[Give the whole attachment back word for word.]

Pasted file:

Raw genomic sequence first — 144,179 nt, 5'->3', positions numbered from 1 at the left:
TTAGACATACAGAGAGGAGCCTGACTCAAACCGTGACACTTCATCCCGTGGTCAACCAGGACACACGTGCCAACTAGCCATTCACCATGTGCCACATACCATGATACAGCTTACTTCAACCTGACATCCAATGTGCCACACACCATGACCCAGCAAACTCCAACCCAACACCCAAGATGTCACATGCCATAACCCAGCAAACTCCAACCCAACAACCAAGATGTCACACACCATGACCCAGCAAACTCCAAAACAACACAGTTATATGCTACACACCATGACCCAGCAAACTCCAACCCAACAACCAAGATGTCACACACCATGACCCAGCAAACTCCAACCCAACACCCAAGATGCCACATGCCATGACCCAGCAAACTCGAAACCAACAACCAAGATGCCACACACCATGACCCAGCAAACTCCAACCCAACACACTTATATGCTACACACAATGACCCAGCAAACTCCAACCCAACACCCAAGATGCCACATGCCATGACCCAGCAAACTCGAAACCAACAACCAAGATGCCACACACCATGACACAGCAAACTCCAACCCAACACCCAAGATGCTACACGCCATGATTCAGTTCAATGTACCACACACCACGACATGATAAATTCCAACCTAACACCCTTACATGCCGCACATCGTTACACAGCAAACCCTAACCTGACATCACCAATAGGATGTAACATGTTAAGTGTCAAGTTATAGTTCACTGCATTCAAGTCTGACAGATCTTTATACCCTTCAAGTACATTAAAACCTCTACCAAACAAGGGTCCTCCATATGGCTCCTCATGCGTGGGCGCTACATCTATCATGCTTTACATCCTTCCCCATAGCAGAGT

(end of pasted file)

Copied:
Raw genomic sequence first — 144,179 nt, 5'->3', positions numbered from 1 at the left:
TTAGACATACAGAGAGGAGCCTGACTCAAACCGTGACACTTCATCCCGTGGTCAACCAGGACACACGTGCCAACTAGCCATTCACCATGTGCCACATACCATGATACAGCTTACTTCAACCTGACATCCAATGTGCCACACACCATGACCCAGCAAACTCCAACCCAACACCCAAGATGTCACATGCCATAACCCAGCAAACTCCAACCCAACAACCAAGATGTCACACACCATGACCCAGCAAACTCCAAAACAACACAGTTATATGCTACACACCATGACCCAGCAAACTCCAACCCAACAACCAAGATGTCACACACCATGACCCAGCAAACTCCAACCCAACACCCAAGATGCCACATGCCATGACCCAGCAAACTCGAAACCAACAACCAAGATGCCACACACCATGACCCAGCAAACTCCAACCCAACACACTTATATGCTACACACAATGACCCAGCAAACTCCAACCCAACACCCAAGATGCCACATGCCATGACCCAGCAAACTCGAAACCAACAACCAAGATGCCACACACCATGACACAGCAAACTCCAACCCAACACCCAAGATGCTACACGCCATGATTCAGTTCAATGTACCACACACCACGACATGATAAATTCCAACCTAACACCCTTACATGCCGCACATCGTTACACAGCAAACCCTAACCTGACATCACCAATAGGATGTAACATGTTAAGTGTCAAGTTATAGTTCACTGCATTCAAGTCTGACAGATCTTTATACCCTTCAAGTACATTAAAACCTCTACCAAACAAGGGTCCTCCATATGGCTCCTCATGCGTGGGCGCTACATCTATCATGCTTTACATCCTTCCCCATAGCAGAGT